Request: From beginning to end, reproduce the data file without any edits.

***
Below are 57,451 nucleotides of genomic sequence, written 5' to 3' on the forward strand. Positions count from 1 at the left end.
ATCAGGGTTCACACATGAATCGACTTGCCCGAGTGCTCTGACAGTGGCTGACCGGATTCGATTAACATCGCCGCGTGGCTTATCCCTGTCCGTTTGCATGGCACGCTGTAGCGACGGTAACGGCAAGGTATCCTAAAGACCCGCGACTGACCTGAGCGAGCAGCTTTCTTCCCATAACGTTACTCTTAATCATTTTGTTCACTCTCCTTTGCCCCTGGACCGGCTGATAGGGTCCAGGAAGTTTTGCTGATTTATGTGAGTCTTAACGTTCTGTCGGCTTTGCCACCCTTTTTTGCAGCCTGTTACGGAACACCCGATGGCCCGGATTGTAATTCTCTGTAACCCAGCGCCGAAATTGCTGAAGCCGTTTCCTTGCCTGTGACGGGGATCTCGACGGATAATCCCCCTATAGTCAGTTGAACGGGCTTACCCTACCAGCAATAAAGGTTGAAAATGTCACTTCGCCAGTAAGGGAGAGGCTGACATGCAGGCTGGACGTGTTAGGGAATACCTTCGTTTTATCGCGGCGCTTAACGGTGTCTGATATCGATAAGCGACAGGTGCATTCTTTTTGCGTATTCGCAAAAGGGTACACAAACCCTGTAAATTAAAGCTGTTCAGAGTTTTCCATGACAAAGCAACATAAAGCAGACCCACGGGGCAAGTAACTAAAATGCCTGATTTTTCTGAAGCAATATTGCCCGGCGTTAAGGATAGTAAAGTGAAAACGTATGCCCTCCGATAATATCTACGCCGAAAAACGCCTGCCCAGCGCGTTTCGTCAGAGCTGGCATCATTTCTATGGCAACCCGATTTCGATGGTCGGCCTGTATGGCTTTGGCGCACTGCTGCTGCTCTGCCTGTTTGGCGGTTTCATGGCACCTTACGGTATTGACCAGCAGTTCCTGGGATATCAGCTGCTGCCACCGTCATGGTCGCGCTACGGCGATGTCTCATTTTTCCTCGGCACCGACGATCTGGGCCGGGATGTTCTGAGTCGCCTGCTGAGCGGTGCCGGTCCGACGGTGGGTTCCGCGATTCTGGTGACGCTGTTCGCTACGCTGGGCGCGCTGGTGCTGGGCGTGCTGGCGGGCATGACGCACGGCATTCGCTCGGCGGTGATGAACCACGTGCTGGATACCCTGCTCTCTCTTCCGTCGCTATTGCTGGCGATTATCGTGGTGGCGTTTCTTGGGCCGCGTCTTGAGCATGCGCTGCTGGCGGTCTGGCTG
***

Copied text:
Below are 57,451 nucleotides of genomic sequence, written 5' to 3' on the forward strand. Positions count from 1 at the left end.
ATCAGGGTTCACACATGAATCGACTTGCCCGAGTGCTCTGACAGTGGCTGACCGGATTCGATTAACATCGCCGCGTGGCTTATCCCTGTCCGTTTGCATGGCACGCTGTAGCGACGGTAACGGCAAGGTATCCTAAAGACCCGCGACTGACCTGAGCGAGCAGCTTTCTTCCCATAACGTTACTCTTAATCATTTTGTTCACTCTCCTTTGCCCCTGGACCGGCTGATAGGGTCCAGGAAGTTTTGCTGATTTATGTGAGTCTTAACGTTCTGTCGGCTTTGCCACCCTTTTTTGCAGCCTGTTACGGAACACCCGATGGCCCGGATTGTAATTCTCTGTAACCCAGCGCCGAAATTGCTGAAGCCGTTTCCTTGCCTGTGACGGGGATCTCGACGGATAATCCCCCTATAGTCAGTTGAACGGGCTTACCCTACCAGCAATAAAGGTTGAAAATGTCACTTCGCCAGTAAGGGAGAGGCTGACATGCAGGCTGGACGTGTTAGGGAATACCTTCGTTTTATCGCGGCGCTTAACGGTGTCTGATATCGATAAGCGACAGGTGCATTCTTTTTGCGTATTCGCAAAAGGGTACACAAACCCTGTAAATTAAAGCTGTTCAGAGTTTTCCATGACAAAGCAACATAAAGCAGACCCACGGGGCAAGTAACTAAAATGCCTGATTTTTCTGAAGCAATATTGCCCGGCGTTAAGGATAGTAAAGTGAAAACGTATGCCCTCCGATAATATCTACGCCGAAAAACGCCTGCCCAGCGCGTTTCGTCAGAGCTGGCATCATTTCTATGGCAACCCGATTTCGATGGTCGGCCTGTATGGCTTTGGCGCACTGCTGCTGCTCTGCCTGTTTGGCGGTTTCATGGCACCTTACGGTATTGACCAGCAGTTCCTGGGATATCAGCTGCTGCCACCGTCATGGTCGCGCTACGGCGATGTCTCATTTTTCCTCGGCACCGACGATCTGGGCCGGGATGTTCTGAGTCGCCTGCTGAGCGGTGCCGGTCCGACGGTGGGTTCCGCGATTCTGGTGACGCTGTTCGCTACGCTGGGCGCGCTGGTGCTGGGCGTGCTGGCGGGCATGACGCACGGCATTCGCTCGGCGGTGATGAACCACGTGCTGGATACCCTGCTCTCTCTTCCGTCGCTATTGCTGGCGATTATCGTGGTGGCGTTTCTTGGGCCGCGTCTTGAGCATGCGCTGCTGGCGGTCTGGCTG